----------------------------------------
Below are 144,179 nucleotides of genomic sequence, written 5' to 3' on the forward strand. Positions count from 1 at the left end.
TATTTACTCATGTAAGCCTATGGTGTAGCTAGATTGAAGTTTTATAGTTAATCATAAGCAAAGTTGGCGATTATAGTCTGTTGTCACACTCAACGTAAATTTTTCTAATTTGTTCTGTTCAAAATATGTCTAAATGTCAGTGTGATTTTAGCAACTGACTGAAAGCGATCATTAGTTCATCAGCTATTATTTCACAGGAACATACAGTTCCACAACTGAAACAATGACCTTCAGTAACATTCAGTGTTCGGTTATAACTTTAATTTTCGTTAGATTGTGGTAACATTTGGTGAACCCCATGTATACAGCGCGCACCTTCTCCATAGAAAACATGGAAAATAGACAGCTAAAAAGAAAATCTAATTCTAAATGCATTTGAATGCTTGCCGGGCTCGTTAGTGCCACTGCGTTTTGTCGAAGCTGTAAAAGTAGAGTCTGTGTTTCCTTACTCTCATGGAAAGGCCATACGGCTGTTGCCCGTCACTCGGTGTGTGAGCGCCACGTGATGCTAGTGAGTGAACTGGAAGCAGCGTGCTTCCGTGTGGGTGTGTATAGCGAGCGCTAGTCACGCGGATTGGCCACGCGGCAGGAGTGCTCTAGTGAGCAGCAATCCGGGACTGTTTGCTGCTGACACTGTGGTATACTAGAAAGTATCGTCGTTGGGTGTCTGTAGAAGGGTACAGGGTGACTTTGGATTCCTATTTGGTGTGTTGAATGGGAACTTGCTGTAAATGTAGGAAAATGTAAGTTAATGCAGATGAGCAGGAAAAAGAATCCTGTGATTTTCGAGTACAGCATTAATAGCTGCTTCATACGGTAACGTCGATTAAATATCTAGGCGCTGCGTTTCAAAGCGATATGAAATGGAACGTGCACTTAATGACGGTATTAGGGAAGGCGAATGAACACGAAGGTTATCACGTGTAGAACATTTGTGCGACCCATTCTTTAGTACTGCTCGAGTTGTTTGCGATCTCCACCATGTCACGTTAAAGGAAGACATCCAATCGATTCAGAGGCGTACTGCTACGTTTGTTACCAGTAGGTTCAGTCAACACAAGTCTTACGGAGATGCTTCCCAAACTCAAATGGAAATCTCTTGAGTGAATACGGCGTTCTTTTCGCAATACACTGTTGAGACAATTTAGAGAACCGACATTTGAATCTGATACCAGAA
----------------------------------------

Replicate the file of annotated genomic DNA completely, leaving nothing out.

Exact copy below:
Below are 144,179 nucleotides of genomic sequence, written 5' to 3' on the forward strand. Positions count from 1 at the left end.
TATTTACTCATGTAAGCCTATGGTGTAGCTAGATTGAAGTTTTATAGTTAATCATAAGCAAAGTTGGCGATTATAGTCTGTTGTCACACTCAACGTAAATTTTTCTAATTTGTTCTGTTCAAAATATGTCTAAATGTCAGTGTGATTTTAGCAACTGACTGAAAGCGATCATTAGTTCATCAGCTATTATTTCACAGGAACATACAGTTCCACAACTGAAACAATGACCTTCAGTAACATTCAGTGTTCGGTTATAACTTTAATTTTCGTTAGATTGTGGTAACATTTGGTGAACCCCATGTATACAGCGCGCACCTTCTCCATAGAAAACATGGAAAATAGACAGCTAAAAAGAAAATCTAATTCTAAATGCATTTGAATGCTTGCCGGGCTCGTTAGTGCCACTGCGTTTTGTCGAAGCTGTAAAAGTAGAGTCTGTGTTTCCTTACTCTCATGGAAAGGCCATACGGCTGTTGCCCGTCACTCGGTGTGTGAGCGCCACGTGATGCTAGTGAGTGAACTGGAAGCAGCGTGCTTCCGTGTGGGTGTGTATAGCGAGCGCTAGTCACGCGGATTGGCCACGCGGCAGGAGTGCTCTAGTGAGCAGCAATCCGGGACTGTTTGCTGCTGACACTGTGGTATACTAGAAAGTATCGTCGTTGGGTGTCTGTAGAAGGGTACAGGGTGACTTTGGATTCCTATTTGGTGTGTTGAATGGGAACTTGCTGTAAATGTAGGAAAATGTAAGTTAATGCAGATGAGCAGGAAAAAGAATCCTGTGATTTTCGAGTACAGCATTAATAGCTGCTTCATACGGTAACGTCGATTAAATATCTAGGCGCTGCGTTTCAAAGCGATATGAAATGGAACGTGCACTTAATGACGGTATTAGGGAAGGCGAATGAACACGAAGGTTATCACGTGTAGAACATTTGTGCGACCCATTCTTTAGTACTGCTCGAGTTGTTTGCGATCTCCACCATGTCACGTTAAAGGAAGACATCCAATCGATTCAGAGGCGTACTGCTACGTTTGTTACCAGTAGGTTCAGTCAACACAAGTCTTACGGAGATGCTTCCCAAACTCAAATGGAAATCTCTTGAGTGAATACGGCGTTCTTTTCGCAATACACTGTTGAGACAATTTAGAGAACCGACATTTGAATCTGATACCAGAA